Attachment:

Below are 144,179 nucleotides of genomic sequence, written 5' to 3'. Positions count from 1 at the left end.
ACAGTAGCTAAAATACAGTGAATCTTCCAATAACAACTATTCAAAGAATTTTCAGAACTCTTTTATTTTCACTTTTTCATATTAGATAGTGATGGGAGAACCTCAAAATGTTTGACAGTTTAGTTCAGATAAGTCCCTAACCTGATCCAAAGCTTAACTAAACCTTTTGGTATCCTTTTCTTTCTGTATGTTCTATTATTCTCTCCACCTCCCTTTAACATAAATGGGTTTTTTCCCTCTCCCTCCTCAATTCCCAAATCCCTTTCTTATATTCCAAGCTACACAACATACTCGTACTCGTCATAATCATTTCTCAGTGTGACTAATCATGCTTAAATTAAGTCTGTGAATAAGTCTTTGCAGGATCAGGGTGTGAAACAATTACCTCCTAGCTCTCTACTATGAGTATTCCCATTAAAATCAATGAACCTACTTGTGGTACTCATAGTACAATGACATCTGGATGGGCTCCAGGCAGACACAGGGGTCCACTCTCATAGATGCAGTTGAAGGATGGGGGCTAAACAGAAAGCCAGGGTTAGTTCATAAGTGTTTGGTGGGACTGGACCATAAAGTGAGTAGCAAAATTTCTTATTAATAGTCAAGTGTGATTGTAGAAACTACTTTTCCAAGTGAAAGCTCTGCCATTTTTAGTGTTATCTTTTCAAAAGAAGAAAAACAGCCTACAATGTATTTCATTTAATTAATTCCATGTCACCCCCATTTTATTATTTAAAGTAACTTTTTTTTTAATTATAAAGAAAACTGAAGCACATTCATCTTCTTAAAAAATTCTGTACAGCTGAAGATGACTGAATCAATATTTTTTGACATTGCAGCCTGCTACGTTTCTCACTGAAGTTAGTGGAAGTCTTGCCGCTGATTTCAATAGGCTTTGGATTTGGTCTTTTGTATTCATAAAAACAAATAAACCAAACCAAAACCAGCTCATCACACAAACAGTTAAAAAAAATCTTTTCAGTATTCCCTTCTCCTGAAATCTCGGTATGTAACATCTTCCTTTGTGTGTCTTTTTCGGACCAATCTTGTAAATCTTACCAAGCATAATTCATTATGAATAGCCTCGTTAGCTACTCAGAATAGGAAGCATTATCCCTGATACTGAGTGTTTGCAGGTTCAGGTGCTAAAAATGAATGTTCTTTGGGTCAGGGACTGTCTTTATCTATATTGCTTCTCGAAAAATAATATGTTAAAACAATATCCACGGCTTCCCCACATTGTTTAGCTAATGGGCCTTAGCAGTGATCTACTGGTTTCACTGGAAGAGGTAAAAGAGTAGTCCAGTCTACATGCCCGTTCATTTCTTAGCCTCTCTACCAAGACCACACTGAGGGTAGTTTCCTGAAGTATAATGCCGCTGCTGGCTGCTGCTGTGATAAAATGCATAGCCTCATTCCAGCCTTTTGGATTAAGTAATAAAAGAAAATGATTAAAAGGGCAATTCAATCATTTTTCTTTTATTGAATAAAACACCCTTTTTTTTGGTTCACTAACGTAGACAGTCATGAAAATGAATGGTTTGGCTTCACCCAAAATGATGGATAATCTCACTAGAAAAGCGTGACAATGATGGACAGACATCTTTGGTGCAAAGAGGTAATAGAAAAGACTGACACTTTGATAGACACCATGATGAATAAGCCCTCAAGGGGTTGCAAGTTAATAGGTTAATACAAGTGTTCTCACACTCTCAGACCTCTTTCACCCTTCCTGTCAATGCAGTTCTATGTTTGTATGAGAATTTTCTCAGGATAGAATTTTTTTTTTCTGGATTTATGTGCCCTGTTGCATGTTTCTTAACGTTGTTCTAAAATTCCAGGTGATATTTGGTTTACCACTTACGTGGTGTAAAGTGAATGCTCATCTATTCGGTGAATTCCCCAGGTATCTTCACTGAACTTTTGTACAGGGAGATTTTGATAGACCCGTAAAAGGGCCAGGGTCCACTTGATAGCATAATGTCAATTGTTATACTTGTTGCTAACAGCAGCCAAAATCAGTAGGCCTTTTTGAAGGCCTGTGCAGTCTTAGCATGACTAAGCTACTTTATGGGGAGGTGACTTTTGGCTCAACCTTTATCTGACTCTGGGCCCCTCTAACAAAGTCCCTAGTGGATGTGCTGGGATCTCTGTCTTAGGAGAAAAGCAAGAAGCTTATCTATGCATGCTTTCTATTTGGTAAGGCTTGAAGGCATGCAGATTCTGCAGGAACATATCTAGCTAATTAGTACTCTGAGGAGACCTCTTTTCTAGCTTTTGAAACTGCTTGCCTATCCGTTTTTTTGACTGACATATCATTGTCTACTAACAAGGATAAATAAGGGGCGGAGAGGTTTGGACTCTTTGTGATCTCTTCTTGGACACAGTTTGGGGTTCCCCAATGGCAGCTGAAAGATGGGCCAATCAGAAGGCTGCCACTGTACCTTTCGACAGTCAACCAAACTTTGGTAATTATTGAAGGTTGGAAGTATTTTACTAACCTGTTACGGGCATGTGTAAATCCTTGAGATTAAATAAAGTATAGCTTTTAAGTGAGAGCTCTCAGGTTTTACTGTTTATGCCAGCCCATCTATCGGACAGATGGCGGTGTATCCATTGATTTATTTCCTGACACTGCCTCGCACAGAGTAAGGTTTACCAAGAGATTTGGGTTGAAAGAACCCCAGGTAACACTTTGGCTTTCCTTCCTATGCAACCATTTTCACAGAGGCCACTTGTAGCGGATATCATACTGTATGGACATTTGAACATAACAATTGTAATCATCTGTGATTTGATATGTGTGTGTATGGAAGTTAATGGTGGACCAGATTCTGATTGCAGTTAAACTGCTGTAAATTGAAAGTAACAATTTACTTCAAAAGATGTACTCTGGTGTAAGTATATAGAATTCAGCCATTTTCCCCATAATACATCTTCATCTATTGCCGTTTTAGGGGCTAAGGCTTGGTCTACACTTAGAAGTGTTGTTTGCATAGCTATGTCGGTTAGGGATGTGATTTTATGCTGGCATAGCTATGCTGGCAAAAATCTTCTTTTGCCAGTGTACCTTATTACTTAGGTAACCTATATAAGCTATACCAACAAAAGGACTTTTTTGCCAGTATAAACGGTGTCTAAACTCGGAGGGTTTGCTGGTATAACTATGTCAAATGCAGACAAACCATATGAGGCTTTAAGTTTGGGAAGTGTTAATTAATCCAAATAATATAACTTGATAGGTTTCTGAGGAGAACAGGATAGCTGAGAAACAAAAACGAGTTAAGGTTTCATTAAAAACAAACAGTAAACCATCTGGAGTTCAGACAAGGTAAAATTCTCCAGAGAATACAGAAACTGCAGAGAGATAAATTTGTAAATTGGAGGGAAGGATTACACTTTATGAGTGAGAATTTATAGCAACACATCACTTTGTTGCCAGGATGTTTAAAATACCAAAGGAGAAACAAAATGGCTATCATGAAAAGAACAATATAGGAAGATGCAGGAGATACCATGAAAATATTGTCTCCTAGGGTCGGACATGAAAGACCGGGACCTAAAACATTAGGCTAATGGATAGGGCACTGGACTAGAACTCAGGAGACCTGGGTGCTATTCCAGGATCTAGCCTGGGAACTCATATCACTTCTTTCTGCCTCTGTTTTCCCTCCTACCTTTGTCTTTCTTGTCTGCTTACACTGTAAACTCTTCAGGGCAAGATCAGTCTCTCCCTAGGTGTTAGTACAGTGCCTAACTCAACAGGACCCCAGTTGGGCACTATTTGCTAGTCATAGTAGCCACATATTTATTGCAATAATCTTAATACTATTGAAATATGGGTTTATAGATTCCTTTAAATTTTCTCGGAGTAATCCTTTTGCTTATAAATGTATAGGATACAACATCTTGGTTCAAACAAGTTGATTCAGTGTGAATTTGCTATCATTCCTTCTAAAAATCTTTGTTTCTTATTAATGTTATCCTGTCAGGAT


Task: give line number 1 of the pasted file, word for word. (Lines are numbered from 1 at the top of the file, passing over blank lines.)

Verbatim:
Below are 144,179 nucleotides of genomic sequence, written 5' to 3'. Positions count from 1 at the left end.